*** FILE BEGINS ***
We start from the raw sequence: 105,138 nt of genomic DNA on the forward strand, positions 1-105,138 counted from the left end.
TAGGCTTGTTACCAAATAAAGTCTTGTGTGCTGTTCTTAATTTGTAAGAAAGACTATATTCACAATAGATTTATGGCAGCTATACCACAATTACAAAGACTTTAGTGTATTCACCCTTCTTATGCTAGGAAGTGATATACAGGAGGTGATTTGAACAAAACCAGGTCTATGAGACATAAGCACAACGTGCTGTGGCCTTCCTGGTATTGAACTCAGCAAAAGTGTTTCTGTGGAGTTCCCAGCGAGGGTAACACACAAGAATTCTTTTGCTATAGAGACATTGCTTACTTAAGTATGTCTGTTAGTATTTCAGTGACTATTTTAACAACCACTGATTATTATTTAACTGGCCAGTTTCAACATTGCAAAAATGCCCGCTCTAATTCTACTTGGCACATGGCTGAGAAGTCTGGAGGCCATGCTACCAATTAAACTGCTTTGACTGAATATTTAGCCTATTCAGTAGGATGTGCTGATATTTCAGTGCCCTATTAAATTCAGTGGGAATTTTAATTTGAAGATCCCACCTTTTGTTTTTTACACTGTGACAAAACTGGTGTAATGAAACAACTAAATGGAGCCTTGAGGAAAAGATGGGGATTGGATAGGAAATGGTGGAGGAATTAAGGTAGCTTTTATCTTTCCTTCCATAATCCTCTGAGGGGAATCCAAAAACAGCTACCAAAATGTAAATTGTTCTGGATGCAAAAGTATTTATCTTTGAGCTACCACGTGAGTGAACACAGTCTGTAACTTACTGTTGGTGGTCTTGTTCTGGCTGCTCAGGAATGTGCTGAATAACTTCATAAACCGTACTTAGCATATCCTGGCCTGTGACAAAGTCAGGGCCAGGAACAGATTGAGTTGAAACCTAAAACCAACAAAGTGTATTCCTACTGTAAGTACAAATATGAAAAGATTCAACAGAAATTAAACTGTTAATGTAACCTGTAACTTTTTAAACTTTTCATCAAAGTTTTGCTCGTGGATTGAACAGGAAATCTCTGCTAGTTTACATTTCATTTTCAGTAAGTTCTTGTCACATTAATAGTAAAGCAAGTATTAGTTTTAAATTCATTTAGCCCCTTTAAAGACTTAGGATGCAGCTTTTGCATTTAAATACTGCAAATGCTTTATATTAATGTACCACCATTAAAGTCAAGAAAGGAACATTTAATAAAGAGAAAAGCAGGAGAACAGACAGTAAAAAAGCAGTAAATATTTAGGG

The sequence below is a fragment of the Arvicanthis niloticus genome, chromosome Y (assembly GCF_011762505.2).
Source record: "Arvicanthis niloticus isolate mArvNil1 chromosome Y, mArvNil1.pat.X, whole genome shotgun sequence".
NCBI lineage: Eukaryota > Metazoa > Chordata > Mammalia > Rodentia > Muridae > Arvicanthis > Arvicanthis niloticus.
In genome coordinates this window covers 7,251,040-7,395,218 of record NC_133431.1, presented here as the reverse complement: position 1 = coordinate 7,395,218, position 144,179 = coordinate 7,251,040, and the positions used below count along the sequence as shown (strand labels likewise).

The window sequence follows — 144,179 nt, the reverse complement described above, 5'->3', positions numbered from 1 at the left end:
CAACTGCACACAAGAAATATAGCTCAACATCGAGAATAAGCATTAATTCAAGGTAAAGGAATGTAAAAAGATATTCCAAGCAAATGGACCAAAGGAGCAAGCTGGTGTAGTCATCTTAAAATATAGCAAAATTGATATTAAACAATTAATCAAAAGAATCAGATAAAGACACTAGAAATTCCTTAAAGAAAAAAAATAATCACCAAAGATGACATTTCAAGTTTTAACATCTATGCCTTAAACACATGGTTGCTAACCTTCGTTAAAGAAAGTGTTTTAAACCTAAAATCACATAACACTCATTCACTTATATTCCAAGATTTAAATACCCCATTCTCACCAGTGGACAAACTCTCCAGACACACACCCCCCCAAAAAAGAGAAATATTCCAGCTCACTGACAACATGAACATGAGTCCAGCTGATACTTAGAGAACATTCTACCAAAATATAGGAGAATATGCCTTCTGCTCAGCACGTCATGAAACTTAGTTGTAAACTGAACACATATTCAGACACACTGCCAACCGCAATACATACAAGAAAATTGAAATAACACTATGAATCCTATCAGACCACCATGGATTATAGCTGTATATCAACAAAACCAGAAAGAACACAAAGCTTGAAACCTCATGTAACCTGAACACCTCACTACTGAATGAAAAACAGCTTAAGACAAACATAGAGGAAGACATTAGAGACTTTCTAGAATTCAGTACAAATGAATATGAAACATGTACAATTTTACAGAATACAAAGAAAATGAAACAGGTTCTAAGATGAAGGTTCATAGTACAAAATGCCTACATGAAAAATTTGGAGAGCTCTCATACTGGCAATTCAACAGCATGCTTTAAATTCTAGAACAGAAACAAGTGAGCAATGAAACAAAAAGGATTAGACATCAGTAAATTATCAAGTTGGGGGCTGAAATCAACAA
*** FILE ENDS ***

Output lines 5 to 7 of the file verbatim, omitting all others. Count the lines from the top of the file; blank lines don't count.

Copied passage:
NCBI lineage: Eukaryota > Metazoa > Chordata > Mammalia > Rodentia > Muridae > Arvicanthis > Arvicanthis niloticus.
In genome coordinates this window covers 7,251,040-7,395,218 of record NC_133431.1, presented here as the reverse complement: position 1 = coordinate 7,395,218, position 144,179 = coordinate 7,251,040, and the positions used below count along the sequence as shown (strand labels likewise).

The window sequence follows — 144,179 nt, the reverse complement described above, 5'->3', positions numbered from 1 at the left end: